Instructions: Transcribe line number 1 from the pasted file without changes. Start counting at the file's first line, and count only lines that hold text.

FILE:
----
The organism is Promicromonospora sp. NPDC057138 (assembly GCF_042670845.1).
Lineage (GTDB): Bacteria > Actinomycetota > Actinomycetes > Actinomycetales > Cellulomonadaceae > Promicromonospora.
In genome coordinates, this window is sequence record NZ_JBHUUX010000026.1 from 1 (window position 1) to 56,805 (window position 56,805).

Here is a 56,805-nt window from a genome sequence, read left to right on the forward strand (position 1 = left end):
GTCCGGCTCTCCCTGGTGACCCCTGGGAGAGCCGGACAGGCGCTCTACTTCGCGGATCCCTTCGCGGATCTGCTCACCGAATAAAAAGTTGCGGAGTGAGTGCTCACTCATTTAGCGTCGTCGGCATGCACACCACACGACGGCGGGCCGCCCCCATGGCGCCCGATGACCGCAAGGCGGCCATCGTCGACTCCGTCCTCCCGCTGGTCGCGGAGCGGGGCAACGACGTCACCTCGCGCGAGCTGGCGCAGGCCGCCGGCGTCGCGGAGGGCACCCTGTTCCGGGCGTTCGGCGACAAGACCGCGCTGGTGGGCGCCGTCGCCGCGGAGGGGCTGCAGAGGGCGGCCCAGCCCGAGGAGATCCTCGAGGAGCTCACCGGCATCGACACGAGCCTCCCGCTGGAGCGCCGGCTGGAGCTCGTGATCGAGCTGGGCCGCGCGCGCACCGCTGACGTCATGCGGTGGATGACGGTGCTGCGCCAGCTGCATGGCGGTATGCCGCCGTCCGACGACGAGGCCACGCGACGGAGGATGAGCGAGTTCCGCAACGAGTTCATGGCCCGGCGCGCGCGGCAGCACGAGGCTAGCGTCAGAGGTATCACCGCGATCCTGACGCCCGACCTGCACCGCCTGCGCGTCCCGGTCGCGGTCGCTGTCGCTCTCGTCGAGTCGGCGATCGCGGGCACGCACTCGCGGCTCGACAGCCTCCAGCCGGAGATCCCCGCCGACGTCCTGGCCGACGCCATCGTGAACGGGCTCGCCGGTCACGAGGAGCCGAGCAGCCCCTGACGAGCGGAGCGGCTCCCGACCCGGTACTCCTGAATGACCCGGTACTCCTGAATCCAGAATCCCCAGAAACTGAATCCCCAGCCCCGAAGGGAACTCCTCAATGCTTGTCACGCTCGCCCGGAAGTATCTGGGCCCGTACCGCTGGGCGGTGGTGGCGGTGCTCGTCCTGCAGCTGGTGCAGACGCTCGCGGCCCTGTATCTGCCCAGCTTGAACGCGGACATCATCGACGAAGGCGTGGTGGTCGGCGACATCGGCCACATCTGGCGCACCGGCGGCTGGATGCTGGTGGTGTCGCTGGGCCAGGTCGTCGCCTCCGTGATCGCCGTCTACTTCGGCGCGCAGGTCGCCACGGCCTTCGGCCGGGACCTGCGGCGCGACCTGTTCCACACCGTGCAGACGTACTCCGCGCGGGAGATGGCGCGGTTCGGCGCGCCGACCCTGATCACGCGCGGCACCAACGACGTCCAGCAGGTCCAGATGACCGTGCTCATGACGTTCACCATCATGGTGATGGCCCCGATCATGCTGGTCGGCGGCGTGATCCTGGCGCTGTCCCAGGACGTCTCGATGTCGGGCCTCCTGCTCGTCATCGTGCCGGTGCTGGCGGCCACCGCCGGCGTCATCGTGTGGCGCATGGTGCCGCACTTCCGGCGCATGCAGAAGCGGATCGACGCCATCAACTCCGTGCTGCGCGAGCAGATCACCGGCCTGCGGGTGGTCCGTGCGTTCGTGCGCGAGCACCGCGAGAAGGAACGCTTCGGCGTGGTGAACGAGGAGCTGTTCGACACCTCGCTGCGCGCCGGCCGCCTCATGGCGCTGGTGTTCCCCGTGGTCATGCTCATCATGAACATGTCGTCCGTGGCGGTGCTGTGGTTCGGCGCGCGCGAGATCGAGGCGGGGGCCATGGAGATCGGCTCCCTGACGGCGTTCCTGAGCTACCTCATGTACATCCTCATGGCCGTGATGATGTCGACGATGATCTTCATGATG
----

The organism is Promicromonospora sp. NPDC057138 (assembly GCF_042670845.1).